Indonesia’s Joko Widodo has hardly had a glorious start to his presidency. The man who tackled the establishment and became the reform-minded darling of Indonesia’s middle classes in the run-up to last year’s election now seems to be at war with everyone.
Indecisiveness at home has caused his approval rating to tumble from 75 percent to 46 percent. It wasn’t helped by widespread perceptions that former president Megawati Sukarnoputri, who is also head of Jokowi’s ruling PDI-P, was actually in charge of the country.
Meanwhile, his hang ‘em high attitude to the gallows has outraged Europe, Brazil and Australia – all have citizens facing firing squads. And then US automaker General Motors announced that it would be ending its vehicle manufacturing in Indonesia amid a local currency sell-off. Rate cuts and weaker growth has pushed the rupiah to its lowest levels since the 1997/98 financial crisis.
Elsewhere, the Netherlands and Brazil have recalled their ambassadors after their nationals were executed for drug offences. Another Brazilian and two Australians are also due to face the firing squad in the coming days, which has justifiably outraged their respective civil society groups back home.
None of which Jokowi has handled well.
In a tit-for-tat exchange with Brasilia, Jakarta has threatened to re-evaluate its planned acquisition of 16 fighter jets and multiple launch rocket systems from Brazil after Indonesia’s new ambassador was snubbed at formal engagements. Australia, running out of options, is clinging to the notion that Canberra’s “special relationship” with Jakarta might work a miracle.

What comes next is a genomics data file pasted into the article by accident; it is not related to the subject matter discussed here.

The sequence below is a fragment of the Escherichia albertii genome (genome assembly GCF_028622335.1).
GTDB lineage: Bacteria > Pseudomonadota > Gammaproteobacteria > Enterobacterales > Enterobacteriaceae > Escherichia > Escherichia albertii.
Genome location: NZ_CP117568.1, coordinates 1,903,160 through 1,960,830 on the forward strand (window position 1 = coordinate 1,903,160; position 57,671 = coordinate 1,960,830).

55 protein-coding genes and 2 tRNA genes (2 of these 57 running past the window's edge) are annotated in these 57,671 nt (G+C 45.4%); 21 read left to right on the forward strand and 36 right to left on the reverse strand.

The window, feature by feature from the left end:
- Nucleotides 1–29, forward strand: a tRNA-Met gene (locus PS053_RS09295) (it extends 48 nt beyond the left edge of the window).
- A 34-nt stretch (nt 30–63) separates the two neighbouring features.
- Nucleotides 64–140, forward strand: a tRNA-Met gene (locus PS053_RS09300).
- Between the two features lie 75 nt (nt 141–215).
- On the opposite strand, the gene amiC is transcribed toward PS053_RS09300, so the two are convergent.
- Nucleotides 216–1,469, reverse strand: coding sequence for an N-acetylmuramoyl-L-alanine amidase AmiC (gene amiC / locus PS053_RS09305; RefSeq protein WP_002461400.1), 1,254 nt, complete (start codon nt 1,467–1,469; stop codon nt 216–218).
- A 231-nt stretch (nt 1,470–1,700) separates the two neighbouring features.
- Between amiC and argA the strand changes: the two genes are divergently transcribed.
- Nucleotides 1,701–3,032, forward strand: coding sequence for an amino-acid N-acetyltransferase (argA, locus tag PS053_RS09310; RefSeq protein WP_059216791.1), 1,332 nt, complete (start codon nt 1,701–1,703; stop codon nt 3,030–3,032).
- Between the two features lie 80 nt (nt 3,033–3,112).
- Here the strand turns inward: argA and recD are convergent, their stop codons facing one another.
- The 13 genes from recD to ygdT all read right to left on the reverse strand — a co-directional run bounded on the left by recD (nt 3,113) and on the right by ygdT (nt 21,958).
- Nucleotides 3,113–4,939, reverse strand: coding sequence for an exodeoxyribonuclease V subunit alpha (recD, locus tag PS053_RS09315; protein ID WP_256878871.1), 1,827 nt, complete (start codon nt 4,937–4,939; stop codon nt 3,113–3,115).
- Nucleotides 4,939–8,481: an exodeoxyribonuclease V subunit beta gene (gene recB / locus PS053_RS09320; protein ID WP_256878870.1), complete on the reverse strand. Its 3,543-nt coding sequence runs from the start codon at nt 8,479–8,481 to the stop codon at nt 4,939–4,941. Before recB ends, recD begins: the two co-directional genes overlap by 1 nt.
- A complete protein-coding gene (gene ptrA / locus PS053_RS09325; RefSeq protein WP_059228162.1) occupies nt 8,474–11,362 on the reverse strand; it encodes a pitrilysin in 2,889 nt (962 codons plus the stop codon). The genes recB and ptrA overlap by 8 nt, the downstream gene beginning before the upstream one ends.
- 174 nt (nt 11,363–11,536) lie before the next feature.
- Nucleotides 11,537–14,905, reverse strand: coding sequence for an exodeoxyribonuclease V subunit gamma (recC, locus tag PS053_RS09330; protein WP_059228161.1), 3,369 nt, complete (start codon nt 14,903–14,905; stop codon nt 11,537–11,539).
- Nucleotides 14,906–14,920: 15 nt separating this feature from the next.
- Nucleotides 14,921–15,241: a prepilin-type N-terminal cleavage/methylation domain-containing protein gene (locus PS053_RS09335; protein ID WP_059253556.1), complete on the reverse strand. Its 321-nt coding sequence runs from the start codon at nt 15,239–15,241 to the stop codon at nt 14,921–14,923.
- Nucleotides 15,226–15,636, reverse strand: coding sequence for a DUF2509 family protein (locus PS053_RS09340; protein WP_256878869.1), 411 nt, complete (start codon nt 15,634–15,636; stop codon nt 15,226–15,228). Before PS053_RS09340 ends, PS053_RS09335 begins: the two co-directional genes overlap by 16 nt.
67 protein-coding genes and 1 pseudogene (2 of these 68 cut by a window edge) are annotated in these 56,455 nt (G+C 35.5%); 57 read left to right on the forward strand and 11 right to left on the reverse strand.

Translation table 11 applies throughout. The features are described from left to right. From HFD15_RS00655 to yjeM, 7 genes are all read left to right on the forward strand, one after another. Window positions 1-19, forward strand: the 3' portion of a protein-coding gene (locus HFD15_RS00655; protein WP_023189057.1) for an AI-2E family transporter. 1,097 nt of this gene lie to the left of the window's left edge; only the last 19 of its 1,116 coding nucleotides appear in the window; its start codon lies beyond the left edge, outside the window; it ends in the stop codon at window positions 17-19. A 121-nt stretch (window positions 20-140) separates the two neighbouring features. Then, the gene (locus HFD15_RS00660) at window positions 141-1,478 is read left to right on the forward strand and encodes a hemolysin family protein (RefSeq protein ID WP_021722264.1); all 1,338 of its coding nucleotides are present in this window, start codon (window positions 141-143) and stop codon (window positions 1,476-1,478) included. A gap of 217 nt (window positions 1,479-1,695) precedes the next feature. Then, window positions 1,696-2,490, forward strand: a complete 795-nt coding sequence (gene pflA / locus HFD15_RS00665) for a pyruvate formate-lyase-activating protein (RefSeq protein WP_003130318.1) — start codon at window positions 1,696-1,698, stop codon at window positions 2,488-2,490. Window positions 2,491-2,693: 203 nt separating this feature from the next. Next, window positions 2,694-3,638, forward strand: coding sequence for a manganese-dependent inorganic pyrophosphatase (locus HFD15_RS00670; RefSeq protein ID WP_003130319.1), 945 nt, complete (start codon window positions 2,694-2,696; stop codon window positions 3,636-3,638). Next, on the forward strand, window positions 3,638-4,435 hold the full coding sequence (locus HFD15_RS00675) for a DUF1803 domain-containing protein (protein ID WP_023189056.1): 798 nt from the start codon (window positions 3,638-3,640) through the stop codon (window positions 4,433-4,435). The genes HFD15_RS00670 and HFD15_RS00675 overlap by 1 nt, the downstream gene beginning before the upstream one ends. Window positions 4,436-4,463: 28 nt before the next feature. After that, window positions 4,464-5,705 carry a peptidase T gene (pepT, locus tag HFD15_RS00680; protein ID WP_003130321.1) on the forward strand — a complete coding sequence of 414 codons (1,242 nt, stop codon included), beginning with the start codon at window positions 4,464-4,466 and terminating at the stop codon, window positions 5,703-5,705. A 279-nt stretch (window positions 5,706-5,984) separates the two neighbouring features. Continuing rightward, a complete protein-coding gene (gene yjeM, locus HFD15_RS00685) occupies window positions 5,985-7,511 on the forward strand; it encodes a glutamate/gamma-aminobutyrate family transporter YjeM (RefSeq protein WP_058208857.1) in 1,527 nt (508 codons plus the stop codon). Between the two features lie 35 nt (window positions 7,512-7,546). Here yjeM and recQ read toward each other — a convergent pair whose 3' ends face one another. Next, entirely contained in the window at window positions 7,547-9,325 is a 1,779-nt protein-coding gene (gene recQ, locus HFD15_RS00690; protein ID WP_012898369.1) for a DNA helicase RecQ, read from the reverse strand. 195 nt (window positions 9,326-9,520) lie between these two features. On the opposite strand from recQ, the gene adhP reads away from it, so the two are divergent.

Australian Prime Minister Tony Abbott has done about as much as he can in speaking-out against the death penalty for the two Bali Nine drug smugglers. For now, the Australian prime minister is trying to keep things positive: “The fact that the president of Indonesia and the prime minister of Australia can talk candidly about these issues is a sign of the strength of the relationship and it’s a sign of the depth of the friendship between Australia and Indonesia.”
Indonesia’s cruel anti-drug laws—for foreigners—are among the harshest in the world, although the local trade in narcotics has always been as brisk as it is lucrative. But imposing the death penalty for such crimes appears anachronistic to many observers, and is damaging to Indonesia’s international reputation.
On taking office in October 2014, Jokowi was hailed as a reformer, and an idealist with compassion. But the reality, sadly, could not be more different.
He has resisted pleas from the European Union, Brazil, Australia, and Amnesty International and pledged no clemency for drug offenders. In doing so, the Indonesian president has shored-up his tough guy image at home. But that has come at the cost of his standing as a regional leader, which is far more reminiscent of Malaysia’s ruthless Mahathir Mohamad whose use of the gallows and divisive agenda stemmed more from winning support from the hard right elements in his own party, than from any sense of justice.
That lack of judgment and compassion will only damage Jokowi’s presidency in the years to come.